Dale Stern Directs His First ‘Veep’ Episode to an Emmy Nom

Veep‘s Dale Stern talks to AwardsDaily TV about “Mother” and his first Emmy nomination

Dale Stern is a very easy person to talk to. The seasoned vet has been behind the camera as an assistant director for shows like Curb Your Enthusiasm, The League, and Documentary Now!, but he took the helm for one of Veep‘s best Season 5 episodes, “Mother.” As tensions mount in this election, Selina’s mother takes a turn for the worse, and the campaign has to deal with the unexpectedly emotional aspects of the situation.

On the morning that I spoke with Dale Stern, he revealed that he was just involved in a small fender bender, but he seemed to take it all in great stride. He sounds like a man that can find the funny in almost any situation (he also mentioned that his father would chuckle at some obituaries), and that mixture of comedy and pathos is exactly what makes his directorial turn so effortless and so hilarious. His nomination is very well deserved.

Dale Stern

This is your first directorial effort on Veep, and you landed an Emmy nomination. Congratulations! How did you hear the news on nomination morning?

Well, that’s funny you ask that. I was on set on another show, and it’s very long hours. It’s always ten pounds in a five pound bag when you’re on the set of these shows. I got a text from a friend (it was Callie Hersheway from Veep) that said, ” ‘Congrats on the nom.’ And I’m thinking, ‘Oh, stupid, predictive text.’ ” What is she trying to say, you know? So I ignored it, and then my phone started blowing up with all these messages, and it took me a while to figure out what they were saying. I pieced it together and I didn’t realize they were making the announcement that day. I’m standing on set, and I’ve been nominated for an Emmy. That’s unbelievable! And I wanted to just yell out, “Hey! Guess what everybody!” but that’s not me.

Everyone who writes for the site loves “Mother.” Do you think you lucked out with directing such a wonderfully written episode?

Yeah, it really is. Those guys really knocked it out of the park.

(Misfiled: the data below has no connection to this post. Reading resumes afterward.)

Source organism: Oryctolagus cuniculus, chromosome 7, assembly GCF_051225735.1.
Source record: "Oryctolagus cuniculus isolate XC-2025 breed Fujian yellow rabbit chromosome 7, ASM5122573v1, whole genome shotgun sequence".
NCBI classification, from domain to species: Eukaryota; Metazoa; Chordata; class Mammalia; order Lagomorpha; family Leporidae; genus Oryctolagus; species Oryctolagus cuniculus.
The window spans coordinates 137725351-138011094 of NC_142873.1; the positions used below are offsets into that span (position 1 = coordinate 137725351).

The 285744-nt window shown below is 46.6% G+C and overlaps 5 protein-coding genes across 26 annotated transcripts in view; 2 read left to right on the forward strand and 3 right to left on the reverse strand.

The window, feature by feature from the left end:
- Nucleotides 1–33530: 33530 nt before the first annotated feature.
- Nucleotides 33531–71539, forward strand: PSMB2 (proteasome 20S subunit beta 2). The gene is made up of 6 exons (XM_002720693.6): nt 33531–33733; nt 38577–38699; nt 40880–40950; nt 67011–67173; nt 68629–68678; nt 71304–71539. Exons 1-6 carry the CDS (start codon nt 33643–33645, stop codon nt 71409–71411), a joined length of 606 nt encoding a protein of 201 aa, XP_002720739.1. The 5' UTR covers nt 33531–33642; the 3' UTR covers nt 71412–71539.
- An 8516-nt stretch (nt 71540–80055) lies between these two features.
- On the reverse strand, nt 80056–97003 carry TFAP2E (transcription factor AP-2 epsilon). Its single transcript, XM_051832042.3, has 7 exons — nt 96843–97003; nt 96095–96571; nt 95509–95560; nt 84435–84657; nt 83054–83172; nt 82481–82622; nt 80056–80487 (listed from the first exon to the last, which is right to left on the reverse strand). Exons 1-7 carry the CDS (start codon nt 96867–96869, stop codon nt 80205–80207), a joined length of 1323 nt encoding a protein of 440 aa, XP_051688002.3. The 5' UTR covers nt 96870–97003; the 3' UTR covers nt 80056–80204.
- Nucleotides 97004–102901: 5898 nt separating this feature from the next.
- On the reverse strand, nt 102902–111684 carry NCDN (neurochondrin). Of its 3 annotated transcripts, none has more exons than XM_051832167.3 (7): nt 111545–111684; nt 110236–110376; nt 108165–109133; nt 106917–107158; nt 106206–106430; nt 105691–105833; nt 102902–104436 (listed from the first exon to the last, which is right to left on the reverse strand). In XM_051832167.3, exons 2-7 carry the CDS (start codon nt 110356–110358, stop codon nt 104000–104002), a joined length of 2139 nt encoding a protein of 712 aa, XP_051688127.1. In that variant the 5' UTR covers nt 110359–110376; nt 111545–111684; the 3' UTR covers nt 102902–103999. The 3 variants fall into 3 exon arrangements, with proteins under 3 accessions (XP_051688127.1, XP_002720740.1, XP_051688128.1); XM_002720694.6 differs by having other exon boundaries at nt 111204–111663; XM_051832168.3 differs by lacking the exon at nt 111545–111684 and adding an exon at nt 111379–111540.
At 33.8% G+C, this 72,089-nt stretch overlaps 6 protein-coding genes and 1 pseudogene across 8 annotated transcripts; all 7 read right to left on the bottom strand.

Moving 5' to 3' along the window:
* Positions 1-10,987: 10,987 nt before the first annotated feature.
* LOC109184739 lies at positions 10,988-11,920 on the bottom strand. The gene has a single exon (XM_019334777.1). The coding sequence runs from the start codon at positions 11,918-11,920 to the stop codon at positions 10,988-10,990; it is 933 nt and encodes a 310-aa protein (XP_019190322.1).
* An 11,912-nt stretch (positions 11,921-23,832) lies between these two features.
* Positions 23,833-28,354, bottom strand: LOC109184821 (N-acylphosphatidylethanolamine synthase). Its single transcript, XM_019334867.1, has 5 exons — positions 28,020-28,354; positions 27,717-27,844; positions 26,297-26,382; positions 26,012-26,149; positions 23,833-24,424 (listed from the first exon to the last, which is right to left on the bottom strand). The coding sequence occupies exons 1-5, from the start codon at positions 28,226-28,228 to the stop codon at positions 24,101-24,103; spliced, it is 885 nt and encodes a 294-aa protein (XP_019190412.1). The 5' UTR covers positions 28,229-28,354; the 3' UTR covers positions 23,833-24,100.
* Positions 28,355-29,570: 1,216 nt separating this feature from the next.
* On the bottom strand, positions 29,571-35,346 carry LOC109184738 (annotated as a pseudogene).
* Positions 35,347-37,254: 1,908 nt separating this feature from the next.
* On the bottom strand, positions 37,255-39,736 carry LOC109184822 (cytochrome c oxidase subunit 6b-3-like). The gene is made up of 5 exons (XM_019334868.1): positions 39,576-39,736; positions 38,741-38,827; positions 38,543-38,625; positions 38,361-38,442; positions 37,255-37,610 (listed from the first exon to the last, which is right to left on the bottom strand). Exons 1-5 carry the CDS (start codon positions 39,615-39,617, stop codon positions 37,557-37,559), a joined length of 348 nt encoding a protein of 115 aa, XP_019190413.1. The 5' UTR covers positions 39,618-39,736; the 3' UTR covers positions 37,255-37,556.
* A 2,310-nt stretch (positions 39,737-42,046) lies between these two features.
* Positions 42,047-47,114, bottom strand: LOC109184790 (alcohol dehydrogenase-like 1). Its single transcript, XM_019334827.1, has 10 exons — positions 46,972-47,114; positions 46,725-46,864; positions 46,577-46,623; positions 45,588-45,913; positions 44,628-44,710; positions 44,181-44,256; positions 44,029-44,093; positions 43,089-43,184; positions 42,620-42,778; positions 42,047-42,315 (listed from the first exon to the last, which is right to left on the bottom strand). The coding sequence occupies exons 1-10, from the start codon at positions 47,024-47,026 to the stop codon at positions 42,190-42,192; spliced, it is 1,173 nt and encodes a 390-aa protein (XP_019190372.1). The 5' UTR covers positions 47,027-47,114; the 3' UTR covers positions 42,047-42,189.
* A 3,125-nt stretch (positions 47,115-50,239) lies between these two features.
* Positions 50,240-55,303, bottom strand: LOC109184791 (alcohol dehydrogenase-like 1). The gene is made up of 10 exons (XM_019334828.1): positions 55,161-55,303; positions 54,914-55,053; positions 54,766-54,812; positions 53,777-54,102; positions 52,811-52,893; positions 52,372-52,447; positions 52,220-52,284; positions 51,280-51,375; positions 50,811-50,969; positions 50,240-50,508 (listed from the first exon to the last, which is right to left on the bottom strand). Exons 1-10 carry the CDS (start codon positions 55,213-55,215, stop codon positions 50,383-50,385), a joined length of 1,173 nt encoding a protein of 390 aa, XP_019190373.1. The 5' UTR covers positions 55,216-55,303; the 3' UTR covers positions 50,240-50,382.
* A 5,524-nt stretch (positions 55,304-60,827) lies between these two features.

You have been in the industry for over 20 years, but it’s the first time that you directed for Veep. Can you tell me what from your previous experience guided you as you directed the episode.

I’ve always been a more creative collaborator as an assistant director on all my shows. I worked on Curb Your Enthusiasm for 10 years, and I didn’t just roll a camera and sit back. I was right there with the creative team pitching ideas and coming up with thoughts of how to shoot it or what they should say. I’ve always been doing that anyways, so they kind of created that monster. (Laughs) When I got onto Veep, I just did the same. My fingerprints are all over everything I do, to a degree, but with this particular episode, I couldn’t wait to sink my teeth into it. It was so deliciously dark and so outside of the box—which is me. I couldn’t wait to get into it. Once I did, I wanted to do it my way. I did a number of steps to insure that everyone was on board with how I wanted to approach and shoot the show. I took a script and I went to the locations, and the weekend before, I acted out all the parts and did all the blocking to figure out the best places for them to be. I wanted to do that to remove any distractions. A lot of time on these shows you do like seven or eight scenes a day.

On a show like Veep, you spend 20 minutes of time to figure out, “What if you’re there and what if you’re next to him,” and I didn’t want any of that. I couldn’t have any distractions in these people’s heads. I wanted the cast to focus 100 percent on performance. I really worked hard at making sure it was a really good solid plan that they knew about and that they approved. So when we got on set that was taken out of their heads to just concentrate on the scene and being in the moment. This is an episode where you need everybody in that moment, you know? It’s so outside of what we normally do. I got to do it exactly how I wanted to do it. It was very exciting and very fulfilling. It came out exactly the way that I wanted it. I’m thrilled to death. Everyone did such a great job.

I think that particular episode has the best “comedic crying” that I’ve seen all year. Obviously with Selina breaking down at the end, but I had forgotten how great Catherine is in the hospital scene.

Yes! Sarah Sutherland really knocked it out of the park this year–my episode in particular. It takes her a couple minutes to get there, but she has this incredible wail that knocked me out of my seat take after take. It’s genius! It was so fantastic and fit so perfectly in those scenes. And, of course, what Julia does at the end. Come on, she’s magic.

She’s brilliant in that episode.